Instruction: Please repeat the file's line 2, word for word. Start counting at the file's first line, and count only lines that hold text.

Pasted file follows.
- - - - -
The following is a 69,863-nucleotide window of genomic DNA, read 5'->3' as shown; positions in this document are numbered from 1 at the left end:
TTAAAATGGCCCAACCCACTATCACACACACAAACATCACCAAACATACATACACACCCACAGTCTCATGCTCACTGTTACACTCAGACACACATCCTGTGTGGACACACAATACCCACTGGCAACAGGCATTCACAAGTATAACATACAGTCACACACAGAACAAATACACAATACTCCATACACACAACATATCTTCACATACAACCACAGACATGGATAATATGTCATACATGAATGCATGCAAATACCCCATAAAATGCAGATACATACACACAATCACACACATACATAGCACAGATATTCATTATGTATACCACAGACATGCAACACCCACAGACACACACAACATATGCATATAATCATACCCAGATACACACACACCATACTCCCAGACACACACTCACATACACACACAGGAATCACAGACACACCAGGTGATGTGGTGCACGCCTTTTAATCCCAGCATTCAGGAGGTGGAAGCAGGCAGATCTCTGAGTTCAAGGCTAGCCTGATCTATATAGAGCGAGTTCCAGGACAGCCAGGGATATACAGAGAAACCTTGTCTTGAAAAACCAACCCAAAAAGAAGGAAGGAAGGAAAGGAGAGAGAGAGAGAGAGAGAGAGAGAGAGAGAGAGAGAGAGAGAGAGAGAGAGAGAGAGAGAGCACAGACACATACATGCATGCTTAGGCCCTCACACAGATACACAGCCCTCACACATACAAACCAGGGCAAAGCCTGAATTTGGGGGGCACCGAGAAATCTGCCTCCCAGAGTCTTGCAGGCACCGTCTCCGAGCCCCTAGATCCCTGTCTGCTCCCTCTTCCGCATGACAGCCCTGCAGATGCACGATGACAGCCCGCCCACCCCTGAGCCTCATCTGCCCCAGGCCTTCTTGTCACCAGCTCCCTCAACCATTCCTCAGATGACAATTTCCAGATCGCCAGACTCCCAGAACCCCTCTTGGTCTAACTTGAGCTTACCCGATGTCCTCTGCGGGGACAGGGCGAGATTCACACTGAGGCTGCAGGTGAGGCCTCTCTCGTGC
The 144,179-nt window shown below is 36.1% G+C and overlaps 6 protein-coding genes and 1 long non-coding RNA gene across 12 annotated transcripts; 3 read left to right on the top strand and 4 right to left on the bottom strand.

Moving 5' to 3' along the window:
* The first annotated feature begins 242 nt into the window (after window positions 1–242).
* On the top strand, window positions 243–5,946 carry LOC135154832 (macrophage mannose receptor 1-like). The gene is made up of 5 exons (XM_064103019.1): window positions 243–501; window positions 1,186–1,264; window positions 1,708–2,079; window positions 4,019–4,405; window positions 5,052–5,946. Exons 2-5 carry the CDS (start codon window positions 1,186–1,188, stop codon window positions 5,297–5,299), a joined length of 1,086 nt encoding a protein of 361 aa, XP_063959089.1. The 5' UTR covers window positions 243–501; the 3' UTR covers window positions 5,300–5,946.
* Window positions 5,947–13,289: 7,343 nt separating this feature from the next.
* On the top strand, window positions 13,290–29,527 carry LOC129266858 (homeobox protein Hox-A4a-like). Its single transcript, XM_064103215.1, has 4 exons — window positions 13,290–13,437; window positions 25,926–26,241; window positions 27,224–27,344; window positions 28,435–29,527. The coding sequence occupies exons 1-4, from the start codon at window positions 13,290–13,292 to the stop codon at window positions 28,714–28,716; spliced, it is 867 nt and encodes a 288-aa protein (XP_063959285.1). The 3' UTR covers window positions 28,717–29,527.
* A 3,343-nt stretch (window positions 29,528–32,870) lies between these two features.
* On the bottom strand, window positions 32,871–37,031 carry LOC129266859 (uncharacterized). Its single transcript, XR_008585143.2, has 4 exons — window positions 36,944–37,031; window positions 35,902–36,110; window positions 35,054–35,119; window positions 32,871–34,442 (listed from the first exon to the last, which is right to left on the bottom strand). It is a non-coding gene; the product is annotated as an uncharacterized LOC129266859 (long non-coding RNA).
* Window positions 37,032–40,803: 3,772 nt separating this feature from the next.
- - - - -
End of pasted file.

TTAAAATGGCCCAACCCACTATCACACACACAAACATCACCAAACATACATACACACCCACAGTCTCATGCTCACTGTTACACTCAGACACACATCCTGTGTGGACACACAATACCCACTGGCAACAGGCATTCACAAGTATAACATACAGTCACACACAGAACAAATACACAATACTCCATACACACAACATATCTTCACATACAACCACAGACATGGATAATATGTCATACATGAATGCATGCAAATACCCCATAAAATGCAGATACATACACACAATCACACACATACATAGCACAGATATTCATTATGTATACCACAGACATGCAACACCCACAGACACACACAACATATGCATATAATCATACCCAGATACACACACACCATACTCCCAGACACACACTCACATACACACACAGGAATCACAGACACACCAGGTGATGTGGTGCACGCCTTTTAATCCCAGCATTCAGGAGGTGGAAGCAGGCAGATCTCTGAGTTCAAGGCTAGCCTGATCTATATAGAGCGAGTTCCAGGACAGCCAGGGATATACAGAGAAACCTTGTCTTGAAAAACCAACCCAAAAAGAAGGAAGGAAGGAAAGGAGAGAGAGAGAGAGAGAGAGAGAGAGAGAGAGAGAGAGAGAGAGAGAGAGAGAGAGAGAGAGCACAGACACATACATGCATGCTTAGGCCCTCACACAGATACACAGCCCTCACACATACAAACCAGGGCAAAGCCTGAATTTGGGGGGCACCGAGAAATCTGCCTCCCAGAGTCTTGCAGGCACCGTCTCCGAGCCCCTAGATCCCTGTCTGCTCCCTCTTCCGCATGACAGCCCTGCAGATGCACGATGACAGCCCGCCCACCCCTGAGCCTCATCTGCCCCAGGCCTTCTTGTCACCAGCTCCCTCAACCATTCCTCAGATGACAATTTCCAGATCGCCAGACTCCCAGAACCCCTCTTGGTCTAACTTGAGCTTACCCGATGTCCTCTGCGGGGACAGGGCGAGATTCACACTGAGGCTGCAGGTGAGGCCTCTCTCGTGC